So what can we do? 

Well, we can continue to pressure our government to enact policies that disrupt the regime. The Canadian federal government has enacted sanctions against top Iranian officials, and pressured the U.N. for more concrete action. 

You can donate to human rights organizations that are on the ground, including the Center for Human Rights in Iran and Abdorrahman Boroumand Center

But one of the most important things, and what I hope I emphasized here, is that we simply can not let the voices of those protesting die out. The government and state media have orchestrated major internet blackouts in the name of public safety, but it is one of the most effective ways information has been reaching the outside world. Share posts, and keep the conversation going.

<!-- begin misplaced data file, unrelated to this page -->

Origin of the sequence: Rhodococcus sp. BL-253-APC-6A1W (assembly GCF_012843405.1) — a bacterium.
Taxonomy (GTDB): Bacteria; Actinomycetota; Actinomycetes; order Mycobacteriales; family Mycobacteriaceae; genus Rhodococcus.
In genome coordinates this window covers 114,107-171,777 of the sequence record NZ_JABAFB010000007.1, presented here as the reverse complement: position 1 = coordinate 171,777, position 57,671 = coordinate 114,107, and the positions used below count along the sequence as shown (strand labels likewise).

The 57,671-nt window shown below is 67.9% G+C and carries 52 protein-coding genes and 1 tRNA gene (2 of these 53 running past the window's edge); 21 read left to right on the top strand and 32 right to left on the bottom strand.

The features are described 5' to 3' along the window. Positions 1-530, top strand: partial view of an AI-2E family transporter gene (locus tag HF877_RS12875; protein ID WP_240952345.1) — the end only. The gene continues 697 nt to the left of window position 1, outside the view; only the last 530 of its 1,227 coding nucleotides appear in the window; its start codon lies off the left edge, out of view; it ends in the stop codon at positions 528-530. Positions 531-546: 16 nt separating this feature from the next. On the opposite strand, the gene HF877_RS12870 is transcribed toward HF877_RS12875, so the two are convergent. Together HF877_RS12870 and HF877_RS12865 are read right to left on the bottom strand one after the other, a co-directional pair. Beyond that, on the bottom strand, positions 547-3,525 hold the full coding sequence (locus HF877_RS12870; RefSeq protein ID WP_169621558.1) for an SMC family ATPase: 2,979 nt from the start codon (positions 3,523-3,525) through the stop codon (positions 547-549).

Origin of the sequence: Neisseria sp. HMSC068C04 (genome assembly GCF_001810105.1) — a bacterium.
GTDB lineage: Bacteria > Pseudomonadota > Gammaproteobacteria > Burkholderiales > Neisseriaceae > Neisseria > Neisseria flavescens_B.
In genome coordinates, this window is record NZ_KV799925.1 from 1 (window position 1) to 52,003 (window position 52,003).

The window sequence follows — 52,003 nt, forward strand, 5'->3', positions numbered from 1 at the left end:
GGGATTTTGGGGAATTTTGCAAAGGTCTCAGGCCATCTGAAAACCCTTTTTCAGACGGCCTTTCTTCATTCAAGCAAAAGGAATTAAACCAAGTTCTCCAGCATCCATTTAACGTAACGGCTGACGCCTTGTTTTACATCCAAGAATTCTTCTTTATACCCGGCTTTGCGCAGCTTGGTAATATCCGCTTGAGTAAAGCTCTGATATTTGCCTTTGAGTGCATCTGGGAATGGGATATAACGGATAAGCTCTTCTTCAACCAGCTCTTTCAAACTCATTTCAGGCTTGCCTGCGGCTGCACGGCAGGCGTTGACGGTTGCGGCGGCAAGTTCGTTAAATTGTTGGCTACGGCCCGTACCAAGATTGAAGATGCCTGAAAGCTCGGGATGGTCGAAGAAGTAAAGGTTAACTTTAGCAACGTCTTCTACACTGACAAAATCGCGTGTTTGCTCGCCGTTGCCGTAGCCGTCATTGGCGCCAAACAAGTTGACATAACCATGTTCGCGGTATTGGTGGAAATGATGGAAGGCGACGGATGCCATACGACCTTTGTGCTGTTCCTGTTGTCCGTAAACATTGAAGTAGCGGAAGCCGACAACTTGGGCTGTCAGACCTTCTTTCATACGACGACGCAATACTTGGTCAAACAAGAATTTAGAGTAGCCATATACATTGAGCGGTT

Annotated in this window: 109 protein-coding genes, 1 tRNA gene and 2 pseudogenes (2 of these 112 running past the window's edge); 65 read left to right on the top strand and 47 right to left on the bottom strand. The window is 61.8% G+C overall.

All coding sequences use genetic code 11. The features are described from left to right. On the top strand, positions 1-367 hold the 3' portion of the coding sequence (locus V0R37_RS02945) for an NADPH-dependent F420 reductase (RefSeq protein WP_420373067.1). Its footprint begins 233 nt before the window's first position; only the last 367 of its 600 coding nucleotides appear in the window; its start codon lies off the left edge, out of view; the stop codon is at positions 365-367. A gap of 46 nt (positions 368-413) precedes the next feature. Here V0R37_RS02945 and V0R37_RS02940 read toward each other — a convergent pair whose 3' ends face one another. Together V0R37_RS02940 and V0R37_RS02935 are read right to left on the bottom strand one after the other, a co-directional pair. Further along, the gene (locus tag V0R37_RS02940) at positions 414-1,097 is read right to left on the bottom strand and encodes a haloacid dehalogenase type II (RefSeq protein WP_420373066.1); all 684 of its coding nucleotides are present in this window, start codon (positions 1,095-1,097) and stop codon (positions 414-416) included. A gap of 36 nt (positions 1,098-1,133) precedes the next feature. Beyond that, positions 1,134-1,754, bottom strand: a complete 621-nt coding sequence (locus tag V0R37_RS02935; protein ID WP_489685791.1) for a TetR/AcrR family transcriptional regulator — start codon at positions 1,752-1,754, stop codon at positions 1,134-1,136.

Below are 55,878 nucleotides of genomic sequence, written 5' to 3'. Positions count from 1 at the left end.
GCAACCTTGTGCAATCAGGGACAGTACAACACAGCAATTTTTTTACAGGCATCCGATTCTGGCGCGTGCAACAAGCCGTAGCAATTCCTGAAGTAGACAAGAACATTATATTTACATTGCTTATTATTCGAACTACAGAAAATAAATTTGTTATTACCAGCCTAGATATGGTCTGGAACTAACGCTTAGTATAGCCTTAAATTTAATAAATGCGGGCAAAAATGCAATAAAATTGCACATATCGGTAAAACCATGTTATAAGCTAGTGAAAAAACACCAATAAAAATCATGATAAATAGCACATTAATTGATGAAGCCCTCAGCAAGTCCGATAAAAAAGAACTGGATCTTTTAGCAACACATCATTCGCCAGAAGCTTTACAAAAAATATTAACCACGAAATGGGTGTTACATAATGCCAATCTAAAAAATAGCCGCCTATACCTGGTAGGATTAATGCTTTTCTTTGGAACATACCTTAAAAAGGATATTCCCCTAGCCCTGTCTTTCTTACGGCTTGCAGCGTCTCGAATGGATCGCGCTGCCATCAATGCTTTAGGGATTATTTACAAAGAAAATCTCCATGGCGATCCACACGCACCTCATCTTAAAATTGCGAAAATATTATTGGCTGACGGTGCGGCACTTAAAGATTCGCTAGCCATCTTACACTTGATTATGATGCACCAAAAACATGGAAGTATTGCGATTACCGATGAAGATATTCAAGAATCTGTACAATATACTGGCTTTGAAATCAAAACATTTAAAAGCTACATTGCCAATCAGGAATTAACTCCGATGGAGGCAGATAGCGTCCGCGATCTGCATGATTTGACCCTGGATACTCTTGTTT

We can not let this tragedy end like all the others have—with a return to the status quo. Iranians are calling for change, and we must rally how we can, where we can. 

Rest in peace, Mahsa Amini.

About the author

Manpreet Grewal

Manpreet (she/her/hers) is a first-generation, queer Sikh Canadian, who recently graduated with a degree in History and Computing Science. During her degree she realized that while she absolutely loves writing, She is also extremely passionate about the investigation which goes into crafting a narrative - especially those which involve real people and events. Manpreet loves to discover a new angle to a topic that might feel exhausted, or to uncover an issue that the South Asian community may not be comfortable acknowledging or even realize exists. When she's not going down a Wikipedia rabbit-hole, Manpreet loves to hike, and row.